Cabinet Government and War, 1890-1940

Cabinet Government and War, 1890-1940

Cabinet Government and War, 1890-1940

Cabinet Government and War, 1890-1940

Excerpt

This book comprises the Lees Knowles lectures delivered at Cambridge in 1957; and I must express my deep gratitude to the Master and Fellows of Trinity for inviting me to give them. It represents an attempt to consider one aspect of recent constitutional history as a whole. For the development of a national system of defence in this century has been of great importance not only to the conduct of war but also to the conduct of government, in an age in which war has played so prominent a part. And while the former process has been examined on various occasions, and in some detail, the latter has not been looked at so closely for its effect on an historical constitutional tradition.

Yet that effect has been significant. The two World Wars are prominent among the factors, responsible for transforming the range and nature of British government over the past fifty years -- at the least, they have set the pace and the exact form of a development that otherwise might have come about differently. The problems and conditions may often have been remote from those of peace; the experience gained, and the methods adopted, irrelevant to peacetime needs. But the machinery of administration, and administration itself, appear differently as a result. At the close of the nineteenth century, the system of central government could virtually ignore the demands of war, and was still not attuned in many respects to the implications of an industrial society. It has since had to take the former fully into account, and in . . .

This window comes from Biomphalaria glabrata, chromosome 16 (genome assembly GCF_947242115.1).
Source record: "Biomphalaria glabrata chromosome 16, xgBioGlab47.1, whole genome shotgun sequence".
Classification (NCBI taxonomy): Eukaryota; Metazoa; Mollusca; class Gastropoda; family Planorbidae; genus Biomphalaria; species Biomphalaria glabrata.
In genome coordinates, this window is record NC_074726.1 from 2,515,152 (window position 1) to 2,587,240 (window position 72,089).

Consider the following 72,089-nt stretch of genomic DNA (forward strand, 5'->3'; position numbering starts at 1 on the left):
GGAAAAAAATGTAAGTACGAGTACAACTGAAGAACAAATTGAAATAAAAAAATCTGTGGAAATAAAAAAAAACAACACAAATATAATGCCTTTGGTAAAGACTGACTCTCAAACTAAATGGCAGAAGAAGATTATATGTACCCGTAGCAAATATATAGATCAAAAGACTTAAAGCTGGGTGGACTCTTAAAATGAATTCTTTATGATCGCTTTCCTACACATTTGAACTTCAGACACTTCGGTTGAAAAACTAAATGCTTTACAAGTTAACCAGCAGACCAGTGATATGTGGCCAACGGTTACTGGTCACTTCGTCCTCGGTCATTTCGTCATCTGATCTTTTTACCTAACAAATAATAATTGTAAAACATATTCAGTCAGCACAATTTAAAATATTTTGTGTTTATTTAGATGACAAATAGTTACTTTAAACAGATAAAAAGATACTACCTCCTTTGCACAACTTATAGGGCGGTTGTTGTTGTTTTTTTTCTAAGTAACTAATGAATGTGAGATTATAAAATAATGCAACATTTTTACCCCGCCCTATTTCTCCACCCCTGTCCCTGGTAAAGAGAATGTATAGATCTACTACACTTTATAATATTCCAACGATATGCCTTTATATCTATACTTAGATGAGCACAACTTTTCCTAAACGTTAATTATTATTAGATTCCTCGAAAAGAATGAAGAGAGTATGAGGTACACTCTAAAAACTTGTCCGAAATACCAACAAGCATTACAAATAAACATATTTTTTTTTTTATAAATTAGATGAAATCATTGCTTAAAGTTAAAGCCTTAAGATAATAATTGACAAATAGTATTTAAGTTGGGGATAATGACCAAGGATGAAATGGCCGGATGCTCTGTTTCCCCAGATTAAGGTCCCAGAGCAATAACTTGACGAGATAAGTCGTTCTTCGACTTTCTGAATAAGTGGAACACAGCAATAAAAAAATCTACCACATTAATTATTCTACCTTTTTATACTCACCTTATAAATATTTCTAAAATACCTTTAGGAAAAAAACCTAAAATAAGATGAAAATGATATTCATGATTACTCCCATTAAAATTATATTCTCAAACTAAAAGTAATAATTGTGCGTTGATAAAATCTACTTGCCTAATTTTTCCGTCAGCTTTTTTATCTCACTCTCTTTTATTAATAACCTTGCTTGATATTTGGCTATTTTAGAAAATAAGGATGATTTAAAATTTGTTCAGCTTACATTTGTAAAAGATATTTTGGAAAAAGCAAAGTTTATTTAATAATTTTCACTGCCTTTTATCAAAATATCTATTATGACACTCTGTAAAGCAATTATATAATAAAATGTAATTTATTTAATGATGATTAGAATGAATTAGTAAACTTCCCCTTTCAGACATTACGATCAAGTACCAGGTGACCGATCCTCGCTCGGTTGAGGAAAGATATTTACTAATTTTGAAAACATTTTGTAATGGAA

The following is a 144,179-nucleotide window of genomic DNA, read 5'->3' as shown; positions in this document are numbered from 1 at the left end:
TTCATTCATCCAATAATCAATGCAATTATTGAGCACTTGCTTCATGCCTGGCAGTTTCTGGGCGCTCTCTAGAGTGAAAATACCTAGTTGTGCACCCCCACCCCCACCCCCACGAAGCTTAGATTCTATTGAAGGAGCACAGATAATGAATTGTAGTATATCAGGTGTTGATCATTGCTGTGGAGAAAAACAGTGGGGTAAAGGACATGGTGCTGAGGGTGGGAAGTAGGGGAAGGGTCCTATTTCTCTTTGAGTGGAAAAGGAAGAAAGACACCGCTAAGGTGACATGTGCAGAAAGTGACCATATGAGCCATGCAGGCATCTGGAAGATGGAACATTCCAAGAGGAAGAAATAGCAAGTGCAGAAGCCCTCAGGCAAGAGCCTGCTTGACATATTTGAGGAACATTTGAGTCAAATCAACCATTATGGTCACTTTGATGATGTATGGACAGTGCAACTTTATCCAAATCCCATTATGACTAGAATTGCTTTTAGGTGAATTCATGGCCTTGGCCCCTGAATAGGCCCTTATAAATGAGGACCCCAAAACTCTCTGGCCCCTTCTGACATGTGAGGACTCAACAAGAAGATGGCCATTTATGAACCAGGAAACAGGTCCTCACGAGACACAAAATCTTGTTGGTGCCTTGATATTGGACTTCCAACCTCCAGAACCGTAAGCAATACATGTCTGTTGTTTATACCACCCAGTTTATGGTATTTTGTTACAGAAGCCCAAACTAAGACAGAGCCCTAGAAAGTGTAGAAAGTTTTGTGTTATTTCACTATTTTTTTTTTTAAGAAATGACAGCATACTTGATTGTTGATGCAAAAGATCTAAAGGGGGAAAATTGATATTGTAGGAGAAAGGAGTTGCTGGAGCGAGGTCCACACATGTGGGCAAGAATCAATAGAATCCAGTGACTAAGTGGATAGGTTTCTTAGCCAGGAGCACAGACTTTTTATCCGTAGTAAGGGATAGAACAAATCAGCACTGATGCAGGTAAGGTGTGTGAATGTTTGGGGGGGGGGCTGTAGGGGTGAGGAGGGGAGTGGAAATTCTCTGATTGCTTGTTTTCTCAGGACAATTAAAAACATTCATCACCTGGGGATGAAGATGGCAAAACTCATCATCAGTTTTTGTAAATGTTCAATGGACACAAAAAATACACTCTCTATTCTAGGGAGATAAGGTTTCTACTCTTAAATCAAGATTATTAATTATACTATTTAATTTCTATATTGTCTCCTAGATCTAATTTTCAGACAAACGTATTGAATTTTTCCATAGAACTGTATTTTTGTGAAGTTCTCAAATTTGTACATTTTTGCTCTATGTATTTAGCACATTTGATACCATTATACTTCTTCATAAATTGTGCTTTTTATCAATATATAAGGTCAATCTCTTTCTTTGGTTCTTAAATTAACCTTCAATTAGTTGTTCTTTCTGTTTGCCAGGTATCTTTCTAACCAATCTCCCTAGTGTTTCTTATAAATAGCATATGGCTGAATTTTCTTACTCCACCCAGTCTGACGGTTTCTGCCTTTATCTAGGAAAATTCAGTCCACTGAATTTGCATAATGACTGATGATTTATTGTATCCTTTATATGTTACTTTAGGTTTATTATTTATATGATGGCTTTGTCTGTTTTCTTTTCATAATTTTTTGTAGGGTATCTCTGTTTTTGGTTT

Author Advanced search

Oops!

An unknown error has occurred. Please click the button below to reload the page. If the problem persists, please try again in a little while.